Bowl. The knotted contest, which
came one week after. Michigan's
all-out struggle against Army's
powerhouse, enabled Illinois to re-
lax in the throne-room of the
Western Conference.
Wildcats Tied Michigan
Oddly enough, the other dead-
lock-a scoreless brawl-also
knocked the Wolverines out of the
running for premier Conference
honors in 1938. That was Fritz
Crisler's first year in Ann Arbor-
and the Wolverine coach had to
settle for second place with a rec-
ord of five triumphs, one setback,
and the tie.
Crisler, who has yet to see his
boys taste a Wildcat defeat in his
ten years as the Maize and Blue
head coach, is expected to main-
tain this lily-white slate for at
least another year. The dopesters
have installed Michigan as a 21-
point favorite for today's warfare.
Wolverines Favored
The professional odds-makers,
like almost everybody else, have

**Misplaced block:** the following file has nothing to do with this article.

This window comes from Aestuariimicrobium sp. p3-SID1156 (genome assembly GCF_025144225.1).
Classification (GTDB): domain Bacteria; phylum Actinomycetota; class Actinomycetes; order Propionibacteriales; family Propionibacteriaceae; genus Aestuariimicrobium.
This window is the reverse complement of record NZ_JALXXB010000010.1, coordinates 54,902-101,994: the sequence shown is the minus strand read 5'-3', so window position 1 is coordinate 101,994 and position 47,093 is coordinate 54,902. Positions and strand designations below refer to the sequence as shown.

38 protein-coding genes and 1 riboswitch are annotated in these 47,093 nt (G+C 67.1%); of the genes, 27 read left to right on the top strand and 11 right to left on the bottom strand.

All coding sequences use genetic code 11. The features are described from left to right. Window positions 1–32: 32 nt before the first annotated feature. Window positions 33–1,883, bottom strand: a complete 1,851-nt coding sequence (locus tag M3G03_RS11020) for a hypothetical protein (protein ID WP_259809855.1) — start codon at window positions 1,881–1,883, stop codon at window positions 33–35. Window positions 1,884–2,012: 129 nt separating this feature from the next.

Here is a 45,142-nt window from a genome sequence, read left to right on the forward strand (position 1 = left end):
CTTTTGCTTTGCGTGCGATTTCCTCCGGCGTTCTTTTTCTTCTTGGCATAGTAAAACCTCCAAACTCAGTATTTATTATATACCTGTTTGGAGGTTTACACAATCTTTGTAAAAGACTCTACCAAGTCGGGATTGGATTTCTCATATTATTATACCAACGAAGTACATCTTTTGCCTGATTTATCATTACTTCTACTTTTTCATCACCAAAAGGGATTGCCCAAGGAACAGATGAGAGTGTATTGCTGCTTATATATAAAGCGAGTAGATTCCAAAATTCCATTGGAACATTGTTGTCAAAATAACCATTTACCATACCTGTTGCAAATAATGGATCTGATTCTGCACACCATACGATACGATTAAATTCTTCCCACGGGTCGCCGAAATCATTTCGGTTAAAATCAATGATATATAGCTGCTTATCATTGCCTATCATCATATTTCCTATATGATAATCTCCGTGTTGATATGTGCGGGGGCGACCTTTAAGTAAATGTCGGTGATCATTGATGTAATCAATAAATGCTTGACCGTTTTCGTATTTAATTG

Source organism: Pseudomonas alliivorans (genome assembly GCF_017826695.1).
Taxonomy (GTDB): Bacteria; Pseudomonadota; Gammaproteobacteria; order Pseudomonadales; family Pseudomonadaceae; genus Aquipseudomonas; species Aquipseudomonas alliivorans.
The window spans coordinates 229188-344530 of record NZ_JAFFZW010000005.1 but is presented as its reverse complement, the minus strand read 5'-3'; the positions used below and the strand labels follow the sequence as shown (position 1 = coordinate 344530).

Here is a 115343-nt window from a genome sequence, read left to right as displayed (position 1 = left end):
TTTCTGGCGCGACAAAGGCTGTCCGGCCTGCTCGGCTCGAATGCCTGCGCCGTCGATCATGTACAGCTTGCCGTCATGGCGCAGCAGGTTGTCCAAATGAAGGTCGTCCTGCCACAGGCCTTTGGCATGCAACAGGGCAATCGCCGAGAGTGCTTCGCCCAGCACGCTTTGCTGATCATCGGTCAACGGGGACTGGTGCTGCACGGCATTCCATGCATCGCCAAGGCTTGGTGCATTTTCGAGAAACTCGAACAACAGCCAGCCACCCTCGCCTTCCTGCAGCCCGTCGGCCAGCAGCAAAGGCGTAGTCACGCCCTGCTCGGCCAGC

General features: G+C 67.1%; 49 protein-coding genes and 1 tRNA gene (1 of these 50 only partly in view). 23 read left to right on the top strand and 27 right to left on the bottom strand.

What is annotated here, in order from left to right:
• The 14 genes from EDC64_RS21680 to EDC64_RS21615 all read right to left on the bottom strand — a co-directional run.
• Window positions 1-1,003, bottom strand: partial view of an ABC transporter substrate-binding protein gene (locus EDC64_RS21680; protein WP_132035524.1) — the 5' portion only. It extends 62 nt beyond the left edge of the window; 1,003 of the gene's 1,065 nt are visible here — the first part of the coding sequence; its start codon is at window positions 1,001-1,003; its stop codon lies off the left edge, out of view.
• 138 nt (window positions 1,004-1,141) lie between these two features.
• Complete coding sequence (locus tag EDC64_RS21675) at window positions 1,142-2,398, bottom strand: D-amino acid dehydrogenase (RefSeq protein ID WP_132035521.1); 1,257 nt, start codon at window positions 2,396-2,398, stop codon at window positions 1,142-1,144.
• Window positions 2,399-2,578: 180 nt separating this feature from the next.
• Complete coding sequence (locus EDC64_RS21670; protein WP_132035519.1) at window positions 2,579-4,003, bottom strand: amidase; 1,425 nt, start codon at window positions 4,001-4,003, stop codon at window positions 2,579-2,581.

been impressed with Michigan's
prowess in the three non-Can-
ference games pfayed this year. In
that span, the Wolverines have
rolled up an impressive total of
173 points while holding their op-
ponents to a mere 13. As a result,
they were voted the nation's No.
1 college football team in this
week's Associated Press Poll.
Northwestern, under its new
coach, Bob Voigts, 31-year-old
alumnus, have won only one out
of three games, but that was a
stunning 27-26 upset of the
powerful UCLA eleven. Minnesota
shattered Voigt's Big Nine debut
last week, 37-21.
Wildcat Prospects
Although the Wildcats =don't
See CAPACITY, Page 3
* * *
Michigan Fans
Heading West
8,000 Expected for
Northwestern Game
All highways heading westward
yesterday were thronged with
Wolverine gridiron fans heading
for Chicago.
Some 8,000 Michigan football